Wednesday, July 27, 2016


AMAZING SPIDER-MAN: EDGE OF SPIDER-VERSE (Marvel, First Printing, 2015; Softcover)

Collects Edge Of Spider-Verse #1-5 (cover dates November- December, 2014)

Writers: David Hine, Fabrice Saplosky, Jason Latour, Dustin Weaver, Clay McLeod Chapman, and Gerard Way
Artists: Richard Isanove, Robbi Rodriguez, Dustin Weaver, Elia Bonetti, and Jake Wyatt
Colorists: Rico Renzi, Dustin Weaver, Garry Brown, and Ian Herring

Boy, talk about selling folks a false bill of goods. Branded to sucker fans of Amazing Spider-Man into plunking down their hard-earned money, these What If...? stories on steroids are not worthy of your money, only your contempt. Cynicism kills any artform dead, and this is as cynical as it gets.

This crop of writers give us five doppelgangers that disappoint in five different ways. This lazy “elseworlds” thinking is creatively bankrupt. It's as if they are so bored with Spider-Man that they feel there are no fresh angles to be explored, and so the writers feel the need to do “mash ups” to make things more interesting. The same writers who feel it is a good idea to explore these elements are the same kind who decry excessive continuity. The irony here is that a real working knowledge of said continuity is required to understand what is supposedly so clever about what they are doing.

Spider-Man Noir (issue 1) doesn't work for a number of reasons. While all of these multiverse Spider-people/things have divergent and disparate elements, this one fails miserably because it takes place in 1939, decades before Peter Parker or any of the other characters here even existed. Even Fabrice Saplosky's brilliant artwork couldn't save this. The funny thing is that if Marvel had made this it's own thing and not a Spider-Man retread it would be an enjoyable ripoff of Sandman Mystery Theatre. As it stands it is a retread and a ripoff.

Artwork by Fabrice Saplosky.

Spider-Gwen took the world by storm, and for the life of me I cannot understand why. You don't get it old man, she is like Spider-Man, but a girl. She was bitten by the spider instead of Peter. That's all well and good, except for the fact that Gwen Stacy was not present during the demonstration where Peter Parker was bitten by the spider, nor did she even know Peter until his freshman year of college. Thanks to the movies and Ultimate Spider-Man, there is an alarming number of folks who accept this continuity gaffe as canon. This is a weak concept by even weaker creators.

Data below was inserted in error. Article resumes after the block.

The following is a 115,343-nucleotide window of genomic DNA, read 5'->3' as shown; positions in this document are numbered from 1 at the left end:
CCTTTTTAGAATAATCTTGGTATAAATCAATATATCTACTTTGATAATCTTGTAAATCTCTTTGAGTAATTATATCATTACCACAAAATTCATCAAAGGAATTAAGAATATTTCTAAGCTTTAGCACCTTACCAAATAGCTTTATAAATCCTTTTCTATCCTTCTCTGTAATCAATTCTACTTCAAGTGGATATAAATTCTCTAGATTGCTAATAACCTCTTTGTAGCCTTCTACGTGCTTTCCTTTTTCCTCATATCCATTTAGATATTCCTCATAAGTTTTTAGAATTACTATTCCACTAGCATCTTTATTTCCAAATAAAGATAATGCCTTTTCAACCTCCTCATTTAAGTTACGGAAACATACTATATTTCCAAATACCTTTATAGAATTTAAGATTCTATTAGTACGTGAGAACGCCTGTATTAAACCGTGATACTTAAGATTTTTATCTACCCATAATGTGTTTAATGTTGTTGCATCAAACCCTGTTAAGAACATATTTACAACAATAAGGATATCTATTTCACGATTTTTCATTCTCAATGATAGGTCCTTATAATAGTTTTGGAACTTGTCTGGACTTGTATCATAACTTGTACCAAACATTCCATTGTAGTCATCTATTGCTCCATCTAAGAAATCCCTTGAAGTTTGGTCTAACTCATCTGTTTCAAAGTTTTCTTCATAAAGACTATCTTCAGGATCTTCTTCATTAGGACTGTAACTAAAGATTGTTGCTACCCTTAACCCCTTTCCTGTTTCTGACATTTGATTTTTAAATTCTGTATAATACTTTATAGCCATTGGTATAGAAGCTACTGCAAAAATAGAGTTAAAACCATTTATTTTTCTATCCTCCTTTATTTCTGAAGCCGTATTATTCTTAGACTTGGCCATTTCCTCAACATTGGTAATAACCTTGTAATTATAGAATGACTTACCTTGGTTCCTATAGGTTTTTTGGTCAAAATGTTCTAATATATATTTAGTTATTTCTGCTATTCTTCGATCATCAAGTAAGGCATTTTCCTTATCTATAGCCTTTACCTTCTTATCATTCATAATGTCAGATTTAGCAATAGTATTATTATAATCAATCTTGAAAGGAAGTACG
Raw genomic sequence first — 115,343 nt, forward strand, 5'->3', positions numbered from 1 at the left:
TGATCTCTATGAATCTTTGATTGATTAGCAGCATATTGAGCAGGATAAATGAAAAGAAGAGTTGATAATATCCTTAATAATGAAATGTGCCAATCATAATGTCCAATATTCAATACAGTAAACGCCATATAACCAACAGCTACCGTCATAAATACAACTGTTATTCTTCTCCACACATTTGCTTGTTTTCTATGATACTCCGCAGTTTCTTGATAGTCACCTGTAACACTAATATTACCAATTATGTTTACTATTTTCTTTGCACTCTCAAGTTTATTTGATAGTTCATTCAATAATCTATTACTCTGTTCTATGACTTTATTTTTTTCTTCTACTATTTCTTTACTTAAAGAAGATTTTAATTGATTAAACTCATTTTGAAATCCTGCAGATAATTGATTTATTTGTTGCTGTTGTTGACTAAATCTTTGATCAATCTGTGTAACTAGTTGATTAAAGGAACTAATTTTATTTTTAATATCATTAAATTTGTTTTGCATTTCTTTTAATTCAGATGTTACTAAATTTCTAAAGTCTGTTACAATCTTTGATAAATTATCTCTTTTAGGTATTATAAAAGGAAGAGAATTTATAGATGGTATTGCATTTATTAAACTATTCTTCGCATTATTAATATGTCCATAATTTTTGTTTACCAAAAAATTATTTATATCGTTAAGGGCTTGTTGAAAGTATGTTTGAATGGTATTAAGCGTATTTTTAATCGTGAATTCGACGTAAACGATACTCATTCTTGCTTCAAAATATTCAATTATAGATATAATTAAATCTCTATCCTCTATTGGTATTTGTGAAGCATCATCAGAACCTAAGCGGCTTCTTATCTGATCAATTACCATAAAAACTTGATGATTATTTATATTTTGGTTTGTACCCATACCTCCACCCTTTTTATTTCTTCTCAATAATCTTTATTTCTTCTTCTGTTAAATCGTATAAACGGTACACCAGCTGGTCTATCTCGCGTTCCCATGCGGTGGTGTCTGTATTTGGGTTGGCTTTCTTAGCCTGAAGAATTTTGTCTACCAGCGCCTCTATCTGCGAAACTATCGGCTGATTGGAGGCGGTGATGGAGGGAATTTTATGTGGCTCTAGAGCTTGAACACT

#3's The Spider-Man is interesting, but this is a waste of time for those of us who have read House Of M: Spider-Man. #4's I Walked With A Spider was a cynical, dark view of the Spider-Man mythos. It is a creeper version of a Spider-Man that stalks his neighbor. Last and most certainly least is #5's SP//DR written by that My Chemical Romance loser, Gerard Way. This story sucks as bad as his band does.

I borrowed this from the library, so at least it didn't cost me anything to read. I still want my money back. I wouldn't recommend buying this book unless you hate your money. Fortunately my son opted out of reading this one with me, as Spider-Man wasn't in it and he wasn't interested in these characters. I should have followed his advice.
Junk Food For Thought rating: 1 out of 5.

The OCD zone- I find library copies to be fascinating studies of durability in the workmanship and materials of these collected editions.
Paper stock: Coated stock with a slight sheen.
Binding: Perfect bound trade paperback.
Cardstock cover notes: Laminated cardstock cover.


  1. I'm reminded of what blogger Matches (formerly of the Iceberg Lounge) called "Ballerina Batman" stories -- alternate-universe comics where some minor detail has been changed with the expectation that this will be enough to hold the reader's attention. The entire Spider-Verse crossover, but especially books like this one, seems like an exercise in that kind of empty Easter Egg mentality.

    1. Haha, that's great. I'm just glad that I didn't pay money for this book.